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Stocks Pare Losses After WHO Coronavirus Remarks

Friday 31st January 2020

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U.S. stocks pared losses, while bonds came off session highs after the World Health Organization stepped up efforts to combat the coronavirus by declaring a global health emergency.

The S&P 500 Index rebounded from its lows after WHO said travel and trade restrictions were not necessary, removing at least temporarily a threat to the global economy. The organization also commended China’s efforts to contain the disease. Equities have been under pressure since the outbreak last week, while havens from Treasuries to gold have rallied as investors fretted the virus would derail fragile growth around the world.

A key slice of the Treasury yield curve inverted for the first time since October, which may be a signal that traders are concerned about policy makers’ ability to counter headwinds as the coronavirus threatens to disrupt global growth. Federal Reserve Chairman Jerome Powell said Wednesday that the viral outbreak will likely hit the Chinese economy and could spill wider, but it was too early to judge what impact it would have on the U.S.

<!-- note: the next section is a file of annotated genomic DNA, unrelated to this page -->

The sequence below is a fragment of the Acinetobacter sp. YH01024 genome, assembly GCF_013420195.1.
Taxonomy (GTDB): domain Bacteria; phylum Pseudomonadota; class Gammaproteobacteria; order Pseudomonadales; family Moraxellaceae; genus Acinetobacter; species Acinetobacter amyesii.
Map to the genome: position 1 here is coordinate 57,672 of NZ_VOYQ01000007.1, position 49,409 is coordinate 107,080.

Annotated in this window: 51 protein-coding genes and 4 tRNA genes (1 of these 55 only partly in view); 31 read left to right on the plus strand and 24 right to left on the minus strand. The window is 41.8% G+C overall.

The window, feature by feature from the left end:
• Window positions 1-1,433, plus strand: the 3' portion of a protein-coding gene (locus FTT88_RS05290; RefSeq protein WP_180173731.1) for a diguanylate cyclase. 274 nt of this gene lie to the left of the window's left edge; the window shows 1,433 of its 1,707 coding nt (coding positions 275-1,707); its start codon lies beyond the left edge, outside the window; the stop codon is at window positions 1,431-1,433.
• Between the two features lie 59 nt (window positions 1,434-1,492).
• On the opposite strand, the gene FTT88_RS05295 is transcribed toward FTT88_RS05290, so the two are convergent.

“The market maybe doesn’t really know how to process the impact of this particular event,” Kathryn Kaminski, chief research strategist at AlphaSimplex Group, said by phone. “People may be moving on headlines or there may also be general concern about not being sure what this means.”

Corporations are grappling with the rapidly spreading of the coronavirus that threatens a key growth market. Tesla Inc. expects a production delay in China, McDonald’s Corp. and Starbucks Corp. closed thousands of stores combined in the country while Apple Inc. is preparing for supply-chain disruptions. The hit to the world’s second-largest economy could exceed that seen during the SARS outbreak of 2003, according to Nomura Holdings Inc.

Traders also assessed a flurry of corporate earnings, with a rally in Microsoft Corp. and Coca-Cola Co. on solid results offsetting United Parcel Service Inc. and Facebook Inc.’s declines after underwhelming results.

(Bloomberg)



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